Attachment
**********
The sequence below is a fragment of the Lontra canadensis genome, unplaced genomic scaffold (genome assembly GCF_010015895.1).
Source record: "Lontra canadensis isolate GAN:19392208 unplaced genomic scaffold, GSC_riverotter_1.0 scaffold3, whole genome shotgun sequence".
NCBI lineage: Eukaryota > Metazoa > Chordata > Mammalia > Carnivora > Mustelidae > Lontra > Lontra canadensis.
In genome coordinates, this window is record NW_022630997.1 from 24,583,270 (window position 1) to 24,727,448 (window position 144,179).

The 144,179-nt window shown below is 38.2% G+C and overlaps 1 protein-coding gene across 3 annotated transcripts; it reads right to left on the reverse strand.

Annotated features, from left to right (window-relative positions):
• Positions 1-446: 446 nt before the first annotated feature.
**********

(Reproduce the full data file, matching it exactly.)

The sequence below is a fragment of the Lontra canadensis genome, unplaced genomic scaffold (genome assembly GCF_010015895.1).
Source record: "Lontra canadensis isolate GAN:19392208 unplaced genomic scaffold, GSC_riverotter_1.0 scaffold3, whole genome shotgun sequence".
NCBI lineage: Eukaryota > Metazoa > Chordata > Mammalia > Carnivora > Mustelidae > Lontra > Lontra canadensis.
In genome coordinates, this window is record NW_022630997.1 from 24,583,270 (window position 1) to 24,727,448 (window position 144,179).

The 144,179-nt window shown below is 38.2% G+C and overlaps 1 protein-coding gene across 3 annotated transcripts; it reads right to left on the reverse strand.

Annotated features, from left to right (window-relative positions):
• Positions 1-446: 446 nt before the first annotated feature.